World Milk Day: India can bridge global supply demand gap in dairy sector- IDF President Brazzale

Potential growth in the global dairy market including milk and protein may lead to worldwide supply gaps which can be bridged by India, says President of the International Dairy Federation (IDF) Dr. Piercristiano Brazzale.

World Milk Day: India can bridge global supply demand gap in dairy sector- IDF President Brazzale

Potential growth in the global dairy market including milk and protein may lead to worldwide supply gaps which can be bridged by India, says President of the International Dairy Federation (IDF)   Dr. Piercristiano Brazzale. According to Mr Brazzale, while there would be rise in dairy demand, whether or not the milk and protein producers will be able to take advantage of the same would depend on political factors including elections to the European Parliament, due in June. The Green Deal which puts  restrictions on dairy production because of the overall ambitions to cut greenhouse gas emissions, has been put on hold because of farmers' protests in Europe. Results of  elections to the European Parliament  will influence the  milk production outlook  in Europe while   America or New Zealand do not seem to be in a position to meet the gaps in  global demand. India can take advantage of  the unfolding global demand-supply situation by increasing milk output. In  an interview with Rural World Editor-in-Chief Harvir Singh,  the IDF  President Mr Brazzale says that India is the only country that can meet this increasing demand. For this, it is necessary to increase milk production per cattle , meeting  international standards. Excerpts from the wide-ranging interview:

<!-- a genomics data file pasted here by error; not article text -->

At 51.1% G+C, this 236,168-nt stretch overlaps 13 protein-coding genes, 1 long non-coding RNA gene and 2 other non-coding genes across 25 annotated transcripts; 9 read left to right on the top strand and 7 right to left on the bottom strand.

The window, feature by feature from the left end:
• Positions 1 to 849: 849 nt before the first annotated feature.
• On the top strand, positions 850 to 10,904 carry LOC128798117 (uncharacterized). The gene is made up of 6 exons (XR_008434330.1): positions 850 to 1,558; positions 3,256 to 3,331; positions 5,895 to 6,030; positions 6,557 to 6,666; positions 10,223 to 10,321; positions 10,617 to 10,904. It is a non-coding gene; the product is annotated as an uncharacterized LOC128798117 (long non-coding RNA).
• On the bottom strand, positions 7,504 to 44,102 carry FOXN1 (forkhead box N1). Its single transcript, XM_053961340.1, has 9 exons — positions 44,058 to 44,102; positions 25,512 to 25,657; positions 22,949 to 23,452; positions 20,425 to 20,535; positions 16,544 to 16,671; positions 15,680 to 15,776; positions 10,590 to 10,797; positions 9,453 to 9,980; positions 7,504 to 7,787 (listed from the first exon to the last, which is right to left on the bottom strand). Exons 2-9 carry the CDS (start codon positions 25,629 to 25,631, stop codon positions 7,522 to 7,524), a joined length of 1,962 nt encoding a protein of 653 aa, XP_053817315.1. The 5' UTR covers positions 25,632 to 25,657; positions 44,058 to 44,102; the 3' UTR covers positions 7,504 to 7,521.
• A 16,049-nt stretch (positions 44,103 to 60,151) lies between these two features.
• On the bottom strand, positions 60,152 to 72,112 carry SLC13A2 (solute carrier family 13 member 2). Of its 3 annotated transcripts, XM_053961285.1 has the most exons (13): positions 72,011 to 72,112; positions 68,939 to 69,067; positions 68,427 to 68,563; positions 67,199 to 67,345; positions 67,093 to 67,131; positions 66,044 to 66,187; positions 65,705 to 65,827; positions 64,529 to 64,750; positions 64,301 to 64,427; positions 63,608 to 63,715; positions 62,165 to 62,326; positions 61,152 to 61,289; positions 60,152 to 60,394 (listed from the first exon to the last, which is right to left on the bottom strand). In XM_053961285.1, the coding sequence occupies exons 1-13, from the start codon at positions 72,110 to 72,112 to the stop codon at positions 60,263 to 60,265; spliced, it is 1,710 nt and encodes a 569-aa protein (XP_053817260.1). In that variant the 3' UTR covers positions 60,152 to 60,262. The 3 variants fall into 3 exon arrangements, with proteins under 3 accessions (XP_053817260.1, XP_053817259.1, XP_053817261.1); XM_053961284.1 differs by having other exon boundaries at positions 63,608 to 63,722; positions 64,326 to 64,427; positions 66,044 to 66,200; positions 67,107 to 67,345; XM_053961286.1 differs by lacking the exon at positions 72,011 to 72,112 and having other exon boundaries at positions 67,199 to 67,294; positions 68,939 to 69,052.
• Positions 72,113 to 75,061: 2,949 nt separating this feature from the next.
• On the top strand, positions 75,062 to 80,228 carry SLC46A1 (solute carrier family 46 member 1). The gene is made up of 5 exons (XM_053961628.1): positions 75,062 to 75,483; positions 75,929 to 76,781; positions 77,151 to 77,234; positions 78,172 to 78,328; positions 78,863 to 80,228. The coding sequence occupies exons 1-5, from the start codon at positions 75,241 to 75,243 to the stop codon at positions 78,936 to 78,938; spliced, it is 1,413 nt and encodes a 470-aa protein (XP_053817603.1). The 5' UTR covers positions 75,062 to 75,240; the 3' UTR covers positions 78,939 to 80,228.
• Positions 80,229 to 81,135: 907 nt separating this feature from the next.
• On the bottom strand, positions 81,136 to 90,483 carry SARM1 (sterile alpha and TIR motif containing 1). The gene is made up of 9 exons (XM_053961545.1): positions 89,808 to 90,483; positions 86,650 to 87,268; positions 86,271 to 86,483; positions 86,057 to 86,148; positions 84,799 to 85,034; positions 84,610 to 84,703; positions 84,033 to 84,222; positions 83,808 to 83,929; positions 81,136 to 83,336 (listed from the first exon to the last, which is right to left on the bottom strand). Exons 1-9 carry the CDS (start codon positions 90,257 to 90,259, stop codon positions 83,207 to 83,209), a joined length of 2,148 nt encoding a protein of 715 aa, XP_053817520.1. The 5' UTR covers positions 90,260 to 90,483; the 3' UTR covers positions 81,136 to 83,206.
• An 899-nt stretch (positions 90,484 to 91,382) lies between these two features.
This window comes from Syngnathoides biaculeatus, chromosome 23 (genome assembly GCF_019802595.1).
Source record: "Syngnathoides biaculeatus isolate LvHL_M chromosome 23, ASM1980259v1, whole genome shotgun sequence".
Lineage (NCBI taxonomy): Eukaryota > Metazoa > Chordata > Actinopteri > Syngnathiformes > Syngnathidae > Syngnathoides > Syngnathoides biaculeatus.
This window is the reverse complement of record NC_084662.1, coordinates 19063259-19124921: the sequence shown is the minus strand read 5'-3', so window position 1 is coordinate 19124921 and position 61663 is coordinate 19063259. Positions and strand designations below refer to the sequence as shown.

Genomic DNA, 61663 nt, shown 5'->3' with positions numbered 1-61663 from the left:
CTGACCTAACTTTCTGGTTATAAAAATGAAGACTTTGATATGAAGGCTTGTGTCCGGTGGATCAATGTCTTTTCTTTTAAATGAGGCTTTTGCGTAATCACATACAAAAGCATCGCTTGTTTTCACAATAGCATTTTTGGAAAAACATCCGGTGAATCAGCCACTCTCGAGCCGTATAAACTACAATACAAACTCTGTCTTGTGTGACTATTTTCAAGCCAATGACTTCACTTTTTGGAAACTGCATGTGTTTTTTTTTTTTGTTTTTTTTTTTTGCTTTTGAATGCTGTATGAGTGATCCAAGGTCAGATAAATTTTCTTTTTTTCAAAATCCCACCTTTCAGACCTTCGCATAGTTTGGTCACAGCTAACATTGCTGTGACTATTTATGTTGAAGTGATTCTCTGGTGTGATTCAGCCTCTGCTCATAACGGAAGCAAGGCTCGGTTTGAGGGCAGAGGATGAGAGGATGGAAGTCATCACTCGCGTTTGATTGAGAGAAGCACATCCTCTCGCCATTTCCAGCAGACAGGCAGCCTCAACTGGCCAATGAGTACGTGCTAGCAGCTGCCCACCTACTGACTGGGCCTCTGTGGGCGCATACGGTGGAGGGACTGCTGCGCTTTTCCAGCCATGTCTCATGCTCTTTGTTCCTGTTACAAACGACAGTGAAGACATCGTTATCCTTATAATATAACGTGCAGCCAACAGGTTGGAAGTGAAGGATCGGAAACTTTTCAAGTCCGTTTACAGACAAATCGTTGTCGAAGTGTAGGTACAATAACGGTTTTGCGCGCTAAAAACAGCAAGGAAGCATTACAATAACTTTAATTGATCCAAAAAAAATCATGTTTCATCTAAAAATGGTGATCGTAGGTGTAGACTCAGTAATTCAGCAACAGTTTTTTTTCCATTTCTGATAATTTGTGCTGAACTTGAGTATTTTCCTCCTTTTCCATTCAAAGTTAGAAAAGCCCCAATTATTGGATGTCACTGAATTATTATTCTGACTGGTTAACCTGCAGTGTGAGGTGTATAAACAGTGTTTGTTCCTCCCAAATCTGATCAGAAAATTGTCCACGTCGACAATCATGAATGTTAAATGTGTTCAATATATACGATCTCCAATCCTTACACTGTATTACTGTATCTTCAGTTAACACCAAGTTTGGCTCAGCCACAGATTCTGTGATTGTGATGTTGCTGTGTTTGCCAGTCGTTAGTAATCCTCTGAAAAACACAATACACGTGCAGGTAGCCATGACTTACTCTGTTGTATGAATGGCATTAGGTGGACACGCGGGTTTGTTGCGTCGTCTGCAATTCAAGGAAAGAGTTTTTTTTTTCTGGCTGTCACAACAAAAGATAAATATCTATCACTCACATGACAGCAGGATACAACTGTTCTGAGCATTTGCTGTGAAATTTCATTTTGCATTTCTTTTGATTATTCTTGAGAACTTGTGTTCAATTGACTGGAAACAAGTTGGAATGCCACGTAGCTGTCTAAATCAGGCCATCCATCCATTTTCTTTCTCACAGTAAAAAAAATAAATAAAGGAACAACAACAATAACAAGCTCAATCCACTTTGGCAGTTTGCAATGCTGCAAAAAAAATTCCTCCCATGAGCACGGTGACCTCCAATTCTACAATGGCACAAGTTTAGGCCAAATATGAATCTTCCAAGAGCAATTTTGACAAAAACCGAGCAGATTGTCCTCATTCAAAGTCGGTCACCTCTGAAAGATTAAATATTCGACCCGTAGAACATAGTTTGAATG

-How does the future look like for the dairy sector globally, especially in the medium and long term?
Globally, the future of the dairy sector seems very bright to me. Demand for animal protein is expected to increase by about one percent each year during the next 20 years.
If the dairy sector fulfills even 30% of this increasing demand, then it is a huge opportunity for growth in itself. A Rabobank report estimates an increase of 33 million tonnes in global dairy imports by 2030. This is a huge figure. This is six times the production of Kenya and twice the production of Italy. Who can meet this much demand? Certainly the European Union or New Zealand will not be able to meet this demand.

-Why is the European Union not in a position to meet this demand?
The European Union is currently the largest producer of cow milk in the world with 145 million tonnes. There will be a decline in milk production there. We are also seeing this decline in countries like Ireland. One reason for this is the increasing cost of production. The price farmers get in Europe is not enough to cover their costs. But it's not just about cost. Equally important is the issue of environmental law enforcement, particularly those related to nitrogen and greenhouse gas emissions.

-How will environmental laws affect milk production?
Under the European Union's Green Deal, a limit has been set on the level of organic nitrogen. It cannot exceed 170 kg per hectare. Its second meaning is that you cannot keep more than a certain number of cattle on a fixed size of land. Due to this rule, milk production will also decline. Farmers in Ireland have started killing cattle in large numbers. This law is also being strictly implemented in Spain and Netherlands, where farmers have taken to the streets.